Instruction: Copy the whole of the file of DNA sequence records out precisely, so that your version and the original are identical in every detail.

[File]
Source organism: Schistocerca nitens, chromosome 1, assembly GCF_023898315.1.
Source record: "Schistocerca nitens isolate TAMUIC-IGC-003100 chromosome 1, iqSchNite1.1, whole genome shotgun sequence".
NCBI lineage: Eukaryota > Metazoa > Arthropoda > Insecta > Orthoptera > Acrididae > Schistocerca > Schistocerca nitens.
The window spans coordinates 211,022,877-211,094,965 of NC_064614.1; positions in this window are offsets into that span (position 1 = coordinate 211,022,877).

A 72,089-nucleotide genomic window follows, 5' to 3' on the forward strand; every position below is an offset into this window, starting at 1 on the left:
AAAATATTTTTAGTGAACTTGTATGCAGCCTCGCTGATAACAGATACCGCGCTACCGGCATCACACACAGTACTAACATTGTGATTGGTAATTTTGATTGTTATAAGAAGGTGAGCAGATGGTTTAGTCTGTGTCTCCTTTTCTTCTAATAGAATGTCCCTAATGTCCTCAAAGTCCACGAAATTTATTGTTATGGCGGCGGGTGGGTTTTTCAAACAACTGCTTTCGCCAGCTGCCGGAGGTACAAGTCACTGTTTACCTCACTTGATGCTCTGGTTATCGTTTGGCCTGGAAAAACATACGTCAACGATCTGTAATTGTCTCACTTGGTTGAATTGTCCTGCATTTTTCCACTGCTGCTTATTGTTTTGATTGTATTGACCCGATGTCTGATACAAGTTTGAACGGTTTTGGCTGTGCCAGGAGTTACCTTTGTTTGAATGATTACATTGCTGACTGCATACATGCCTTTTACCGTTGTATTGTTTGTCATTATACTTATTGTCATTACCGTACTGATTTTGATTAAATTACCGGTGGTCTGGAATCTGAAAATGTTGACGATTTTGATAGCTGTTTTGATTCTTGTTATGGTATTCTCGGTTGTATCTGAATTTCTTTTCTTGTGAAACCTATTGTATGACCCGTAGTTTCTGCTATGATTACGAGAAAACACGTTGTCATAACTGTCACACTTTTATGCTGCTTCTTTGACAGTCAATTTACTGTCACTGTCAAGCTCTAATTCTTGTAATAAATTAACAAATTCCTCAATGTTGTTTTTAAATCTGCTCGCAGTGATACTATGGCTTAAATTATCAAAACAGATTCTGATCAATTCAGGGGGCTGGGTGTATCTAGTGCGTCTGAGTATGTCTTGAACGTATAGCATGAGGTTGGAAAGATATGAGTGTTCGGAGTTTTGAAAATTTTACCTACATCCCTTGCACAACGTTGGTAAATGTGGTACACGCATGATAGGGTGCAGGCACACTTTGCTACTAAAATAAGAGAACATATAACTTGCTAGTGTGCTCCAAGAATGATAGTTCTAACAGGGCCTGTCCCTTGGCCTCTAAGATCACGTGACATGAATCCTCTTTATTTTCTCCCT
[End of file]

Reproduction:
Source organism: Schistocerca nitens, chromosome 1, assembly GCF_023898315.1.
Source record: "Schistocerca nitens isolate TAMUIC-IGC-003100 chromosome 1, iqSchNite1.1, whole genome shotgun sequence".
NCBI lineage: Eukaryota > Metazoa > Arthropoda > Insecta > Orthoptera > Acrididae > Schistocerca > Schistocerca nitens.
The window spans coordinates 211,022,877-211,094,965 of NC_064614.1; positions in this window are offsets into that span (position 1 = coordinate 211,022,877).

A 72,089-nucleotide genomic window follows, 5' to 3' on the forward strand; every position below is an offset into this window, starting at 1 on the left:
AAAATATTTTTAGTGAACTTGTATGCAGCCTCGCTGATAACAGATACCGCGCTACCGGCATCACACACAGTACTAACATTGTGATTGGTAATTTTGATTGTTATAAGAAGGTGAGCAGATGGTTTAGTCTGTGTCTCCTTTTCTTCTAATAGAATGTCCCTAATGTCCTCAAAGTCCACGAAATTTATTGTTATGGCGGCGGGTGGGTTTTTCAAACAACTGCTTTCGCCAGCTGCCGGAGGTACAAGTCACTGTTTACCTCACTTGATGCTCTGGTTATCGTTTGGCCTGGAAAAACATACGTCAACGATCTGTAATTGTCTCACTTGGTTGAATTGTCCTGCATTTTTCCACTGCTGCTTATTGTTTTGATTGTATTGACCCGATGTCTGATACAAGTTTGAACGGTTTTGGCTGTGCCAGGAGTTACCTTTGTTTGAATGATTACATTGCTGACTGCATACATGCCTTTTACCGTTGTATTGTTTGTCATTATACTTATTGTCATTACCGTACTGATTTTGATTAAATTACCGGTGGTCTGGAATCTGAAAATGTTGACGATTTTGATAGCTGTTTTGATTCTTGTTATGGTATTCTCGGTTGTATCTGAATTTCTTTTCTTGTGAAACCTATTGTATGACCCGTAGTTTCTGCTATGATTACGAGAAAACACGTTGTCATAACTGTCACACTTTTATGCTGCTTCTTTGACAGTCAATTTACTGTCACTGTCAAGCTCTAATTCTTGTAATAAATTAACAAATTCCTCAATGTTGTTTTTAAATCTGCTCGCAGTGATACTATGGCTTAAATTATCAAAACAGATTCTGATCAATTCAGGGGGCTGGGTGTATCTAGTGCGTCTGAGTATGTCTTGAACGTATAGCATGAGGTTGGAAAGATATGAGTGTTCGGAGTTTTGAAAATTTTACCTACATCCCTTGCACAACGTTGGTAAATGTGGTACACGCATGATAGGGTGCAGGCACACTTTGCTACTAAAATAAGAGAACATATAACTTGCTAGTGTGCTCCAAGAATGATAGTTCTAACAGGGCCTGTCCCTTGGCCTCTAAGATCACGTGACATGAATCCTCTTTATTTTCTCCCT